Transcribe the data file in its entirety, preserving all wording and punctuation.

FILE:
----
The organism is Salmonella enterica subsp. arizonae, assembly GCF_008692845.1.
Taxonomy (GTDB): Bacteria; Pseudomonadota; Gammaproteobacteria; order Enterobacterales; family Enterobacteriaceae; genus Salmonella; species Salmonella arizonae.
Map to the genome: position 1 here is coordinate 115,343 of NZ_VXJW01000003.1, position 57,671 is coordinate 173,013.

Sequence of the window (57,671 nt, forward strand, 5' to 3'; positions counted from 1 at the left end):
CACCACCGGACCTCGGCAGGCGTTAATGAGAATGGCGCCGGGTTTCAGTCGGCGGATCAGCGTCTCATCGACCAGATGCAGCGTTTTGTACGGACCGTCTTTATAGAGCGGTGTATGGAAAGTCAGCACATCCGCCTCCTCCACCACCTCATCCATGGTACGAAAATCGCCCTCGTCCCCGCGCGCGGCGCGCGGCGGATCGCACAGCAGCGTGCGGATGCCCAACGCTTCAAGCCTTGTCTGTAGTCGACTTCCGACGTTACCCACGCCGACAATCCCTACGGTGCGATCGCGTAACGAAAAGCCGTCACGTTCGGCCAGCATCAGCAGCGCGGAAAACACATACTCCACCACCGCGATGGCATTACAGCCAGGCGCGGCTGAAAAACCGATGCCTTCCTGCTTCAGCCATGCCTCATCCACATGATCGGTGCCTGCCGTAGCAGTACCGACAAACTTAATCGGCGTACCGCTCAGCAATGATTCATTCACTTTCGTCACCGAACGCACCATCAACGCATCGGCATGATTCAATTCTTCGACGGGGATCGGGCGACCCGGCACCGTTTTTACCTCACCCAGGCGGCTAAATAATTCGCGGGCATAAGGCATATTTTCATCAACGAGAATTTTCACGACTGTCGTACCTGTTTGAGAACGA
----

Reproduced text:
The organism is Salmonella enterica subsp. arizonae, assembly GCF_008692845.1.
Taxonomy (GTDB): Bacteria; Pseudomonadota; Gammaproteobacteria; order Enterobacterales; family Enterobacteriaceae; genus Salmonella; species Salmonella arizonae.
Map to the genome: position 1 here is coordinate 115,343 of NZ_VXJW01000003.1, position 57,671 is coordinate 173,013.

Sequence of the window (57,671 nt, forward strand, 5' to 3'; positions counted from 1 at the left end):
CACCACCGGACCTCGGCAGGCGTTAATGAGAATGGCGCCGGGTTTCAGTCGGCGGATCAGCGTCTCATCGACCAGATGCAGCGTTTTGTACGGACCGTCTTTATAGAGCGGTGTATGGAAAGTCAGCACATCCGCCTCCTCCACCACCTCATCCATGGTACGAAAATCGCCCTCGTCCCCGCGCGCGGCGCGCGGCGGATCGCACAGCAGCGTGCGGATGCCCAACGCTTCAAGCCTTGTCTGTAGTCGACTTCCGACGTTACCCACGCCGACAATCCCTACGGTGCGATCGCGTAACGAAAAGCCGTCACGTTCGGCCAGCATCAGCAGCGCGGAAAACACATACTCCACCACCGCGATGGCATTACAGCCAGGCGCGGCTGAAAAACCGATGCCTTCCTGCTTCAGCCATGCCTCATCCACATGATCGGTGCCTGCCGTAGCAGTACCGACAAACTTAATCGGCGTACCGCTCAGCAATGATTCATTCACTTTCGTCACCGAACGCACCATCAACGCATCGGCATGATTCAATTCTTCGACGGGGATCGGGCGACCCGGCACCGTTTTTACCTCACCCAGGCGGCTAAATAATTCGCGGGCATAAGGCATATTTTCATCAACGAGAATTTTCACGACTGTCGTACCTGTTTGAGAACGA